I Am Sure #likeJesus

“Of this one thing I am sure.  I used to be blind.  Now I can see!”

The formerly blind man, healed by Jesus, speaks to the Jewish leaders with conviction.  Certainty.

Of this one thing I am sure!

He’d experienced a miracle.  Jesus spit on the ground, made mud, wiped it on his eyes, and told him to go wash the mud (and his blindness) away.

He didn’t even see who healed him.  By the time he returned, able to see, Jesus had slipped away.

When confronted by the Pharisees and Teachers of the Law about who had healed him on the Sabbath, he ended up defending a man he had never seen.

Yet though he’d never seen Jesus, he knew He was real.  He’d heard His voice.  He’d felt His touch.  He’d experienced His power.  His life was forever changed!

“I used to be blind.  Now I can see.”

After the man is kicked out of the synagogue for defending Jesus and standing up the the Jewish leaders, Jesus finds him again.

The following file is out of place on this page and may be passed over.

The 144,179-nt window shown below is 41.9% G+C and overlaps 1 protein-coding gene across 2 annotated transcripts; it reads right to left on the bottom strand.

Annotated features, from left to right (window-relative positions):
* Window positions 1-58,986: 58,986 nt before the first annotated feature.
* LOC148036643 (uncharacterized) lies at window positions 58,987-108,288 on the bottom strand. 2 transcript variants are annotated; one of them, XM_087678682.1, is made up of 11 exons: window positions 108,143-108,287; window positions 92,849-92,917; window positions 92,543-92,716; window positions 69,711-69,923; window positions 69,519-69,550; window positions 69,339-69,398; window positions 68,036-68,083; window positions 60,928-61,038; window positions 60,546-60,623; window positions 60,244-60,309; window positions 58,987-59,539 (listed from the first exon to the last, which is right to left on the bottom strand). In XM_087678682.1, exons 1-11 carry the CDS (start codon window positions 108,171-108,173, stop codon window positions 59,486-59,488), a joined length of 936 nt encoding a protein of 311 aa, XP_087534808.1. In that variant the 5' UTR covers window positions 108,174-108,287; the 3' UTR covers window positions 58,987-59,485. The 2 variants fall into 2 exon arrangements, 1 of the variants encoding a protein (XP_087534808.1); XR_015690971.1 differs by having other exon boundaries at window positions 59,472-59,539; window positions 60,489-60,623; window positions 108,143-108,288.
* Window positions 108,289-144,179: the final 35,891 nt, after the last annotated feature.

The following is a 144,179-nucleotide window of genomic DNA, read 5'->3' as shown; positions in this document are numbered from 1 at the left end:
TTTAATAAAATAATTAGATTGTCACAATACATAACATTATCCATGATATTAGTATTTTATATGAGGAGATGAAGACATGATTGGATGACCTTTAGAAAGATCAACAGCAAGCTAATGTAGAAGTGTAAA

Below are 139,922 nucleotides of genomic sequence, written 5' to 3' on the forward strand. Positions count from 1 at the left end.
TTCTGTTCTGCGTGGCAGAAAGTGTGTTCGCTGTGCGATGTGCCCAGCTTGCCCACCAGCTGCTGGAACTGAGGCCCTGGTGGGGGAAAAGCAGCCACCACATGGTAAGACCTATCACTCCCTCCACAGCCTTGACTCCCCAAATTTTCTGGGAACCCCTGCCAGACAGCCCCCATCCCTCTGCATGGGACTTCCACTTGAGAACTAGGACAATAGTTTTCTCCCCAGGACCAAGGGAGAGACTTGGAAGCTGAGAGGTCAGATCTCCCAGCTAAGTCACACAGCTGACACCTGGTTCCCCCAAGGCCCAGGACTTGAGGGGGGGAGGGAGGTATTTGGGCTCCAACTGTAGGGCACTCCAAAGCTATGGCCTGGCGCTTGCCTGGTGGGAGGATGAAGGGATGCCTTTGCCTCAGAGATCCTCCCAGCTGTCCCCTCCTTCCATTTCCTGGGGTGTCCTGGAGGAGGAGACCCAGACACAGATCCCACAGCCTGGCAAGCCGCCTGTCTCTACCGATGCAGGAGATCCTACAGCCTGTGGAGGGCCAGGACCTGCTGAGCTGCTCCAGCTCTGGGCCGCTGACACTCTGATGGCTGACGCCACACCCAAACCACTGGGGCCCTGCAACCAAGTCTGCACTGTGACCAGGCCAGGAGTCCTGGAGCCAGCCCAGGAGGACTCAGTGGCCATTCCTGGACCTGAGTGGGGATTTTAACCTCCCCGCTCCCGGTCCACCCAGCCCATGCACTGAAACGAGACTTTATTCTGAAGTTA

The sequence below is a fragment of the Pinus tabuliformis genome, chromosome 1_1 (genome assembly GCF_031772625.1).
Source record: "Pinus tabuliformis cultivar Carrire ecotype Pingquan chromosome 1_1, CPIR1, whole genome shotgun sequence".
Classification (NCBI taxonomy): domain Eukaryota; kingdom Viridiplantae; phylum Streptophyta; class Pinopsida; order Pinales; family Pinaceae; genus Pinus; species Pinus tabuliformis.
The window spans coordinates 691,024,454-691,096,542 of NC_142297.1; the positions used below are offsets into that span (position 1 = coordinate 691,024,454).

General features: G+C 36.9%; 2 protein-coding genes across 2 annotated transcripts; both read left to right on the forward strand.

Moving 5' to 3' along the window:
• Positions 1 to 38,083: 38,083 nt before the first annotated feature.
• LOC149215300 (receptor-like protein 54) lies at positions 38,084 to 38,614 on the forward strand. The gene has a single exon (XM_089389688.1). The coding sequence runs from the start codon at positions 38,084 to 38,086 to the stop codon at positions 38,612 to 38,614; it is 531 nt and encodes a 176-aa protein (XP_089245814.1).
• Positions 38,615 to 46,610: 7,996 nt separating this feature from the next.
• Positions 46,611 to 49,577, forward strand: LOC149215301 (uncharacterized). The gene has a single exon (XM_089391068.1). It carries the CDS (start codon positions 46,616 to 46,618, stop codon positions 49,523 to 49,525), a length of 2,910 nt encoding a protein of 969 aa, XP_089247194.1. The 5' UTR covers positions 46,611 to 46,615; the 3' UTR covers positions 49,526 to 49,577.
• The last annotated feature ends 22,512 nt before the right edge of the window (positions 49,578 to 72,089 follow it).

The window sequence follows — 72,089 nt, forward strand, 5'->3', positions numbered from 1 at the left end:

He doesn’t recognize Jesus by sight.  He’s never seen Him before.  But he’s confident it is Jesus.  He knows His voice.

Of this one thing I am sure.

What is that for me?

Like the blind man, I believe in One I have yet to see.  Oh, but one day I will see Him.  And like the blind man, I want my experience of Him to be so real, so personal, that I too recognize His voice.

Of this one thing I am sure.  I am loved!

Of this one thing I am sure.  I am forgiven!

Of this one thing I am sure.  I am accepted!

Of this one thing I am sure.  I am alive in Christ!

Of this one thing I am sure.  I am His child!

Of this one thing I am sure.  I am heaven bound!

Of this one thing I am sure.  I am made new!

Of this one thing I am sure.  I am more than a conqueror!

Of this one thing I am sure.  I am His ambassador!

Of this one thing I am sure.  I am blessed beyond measure!

Well, that was ten things.  I wanted to think of one thing I am sure of, but I just couldn’t stop with one.

“Of this one thing I am sure.”

What’s your one thing?    …I’m not asking rhetorically 🙂

 

To learn more about Walking As Jesus Walked and Discipling As Jesus Discipled, visit:  SONLIFE.COM

Prompted #likeJesus

“And how do I know who my neighbors are?”